ConocoPhillips’ US Bank Realignment Project was initiated in February 2014, starting with an RFP to nine banking partners. The objective of the initiative was to streamline the company’s banking structure. Treasury also was interested in reducing the number of bank accounts and in combining different payment types within a file in order to minimise the number of files processed between ConocoPhillips and its banking partner.
Photo of Sarah Foster, J.P. Morgan and John Wallace, ConocoPhillips.
ConocoPhillips is the world’s largest independent E&P company based on production and proved reserves. Headquartered in Houston, Texas, ConocoPhillips had operations and activities in 27 countries, $31bn in annualised revenue, $110bn in total assets, and approximately 18,800 employees as of 31st March 2015.
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Following the 2012 split of ConocoPhillips into two independent companies, corporate treasury and finance recognised its US banking structure was sub-optimal and lacking in terms of technology and client service. It was clear that a vastly simplified bank account structure was needed.
ConocoPhillips’ project was initiated in February 2014, starting with an RFP to nine banking partners. The objective of the initiative was to streamline the company’s banking structure. Treasury also was interested in reducing the number of bank accounts and in combining different payment types within a file in order to minimise the number of files processed between ConocoPhillips and its banking partner.
J.P. Morgan was chosen to implement the company’s innovative new banking structure and integrate industry-leading technology. As ConocoPhillips’ single provider in North America, J.P. Morgan handles the company’s numerous payments and receivables files using a payment-on-behalf-of and receivables-on-behalf-of structure that operates using ISO 20022 XML standards within SAP’s system.
Some benefits of the initiative include:
Improved liquidity management and funding through streamlined and simplified banking structure.
Reduced the number of bank accounts by approximately 25%.
Combined different payment types within a file through the use of SAP’s Payment Medium Workbench (PMW) and Bank Communication Manager (BCM) “batching”, which allows treasury to reduce the number of files processed between ConocoPhillips and the bank.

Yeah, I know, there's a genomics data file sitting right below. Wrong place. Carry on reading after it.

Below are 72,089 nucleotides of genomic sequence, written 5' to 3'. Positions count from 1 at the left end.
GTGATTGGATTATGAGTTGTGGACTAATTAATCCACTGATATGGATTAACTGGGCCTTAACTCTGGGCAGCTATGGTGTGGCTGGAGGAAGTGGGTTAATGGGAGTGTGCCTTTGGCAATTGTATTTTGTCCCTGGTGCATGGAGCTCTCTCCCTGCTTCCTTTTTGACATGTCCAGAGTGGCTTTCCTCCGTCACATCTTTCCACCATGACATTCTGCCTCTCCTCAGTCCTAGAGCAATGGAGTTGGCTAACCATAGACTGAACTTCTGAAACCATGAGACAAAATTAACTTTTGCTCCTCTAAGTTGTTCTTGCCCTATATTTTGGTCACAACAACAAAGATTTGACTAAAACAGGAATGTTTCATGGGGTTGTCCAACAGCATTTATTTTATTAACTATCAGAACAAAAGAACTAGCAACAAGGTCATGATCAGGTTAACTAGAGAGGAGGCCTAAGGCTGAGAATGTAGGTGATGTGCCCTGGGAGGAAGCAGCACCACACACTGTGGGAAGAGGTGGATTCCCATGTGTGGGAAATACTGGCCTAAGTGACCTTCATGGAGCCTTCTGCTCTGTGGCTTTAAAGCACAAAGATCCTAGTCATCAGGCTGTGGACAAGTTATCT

Leveraged the latest SAP technology to create real-time payment transaction visibility.
Best practice and innovation:
For an organisation as large as ConocoPhillips, the simplicity accomplished by the innovative US Bank Realignment Project has been nothing short of remarkable.
By using the latest banking and SAP technology, Treasury has put best-in-class processes in place that assist in determining an accurate cash position, as well as utilising the best controls currently available to reduce the opportunity for paper and electronic payment fraud. This complex initiative has allowed the company to change its payment format type from Electronic Data Interchange (EDI) to XML, thus allowing treasury to combine different payment types within a file, which in turn has facilitated a reduction in the number of files.
The use of XML enables treasury to use standard SAP logic to replace customised configuration, eliminating manual emails and controls. The SAP payment configuration is now global, enabling technical and business teams to create much needed redundancy to back each other up more effectively, reducing risk to the enterprise. ConocoPhillips continues to exclusively use host-to-host connectivity for payments and to have a prohibition against using manual payment processing, other than as a business continuity solution.
“ConocoPhillips’ culture of collaboration enabled the team to tap into many organisational resources, eliminate silos, reinforce accountabilities and enable members to call upon each other’s strengths and expertise,” Judy Bouchard, Banking Director, concludes. “By working effectively and efficiently among the various stakeholders, the team was able to successfully execute the project ahead of schedule and under budget.”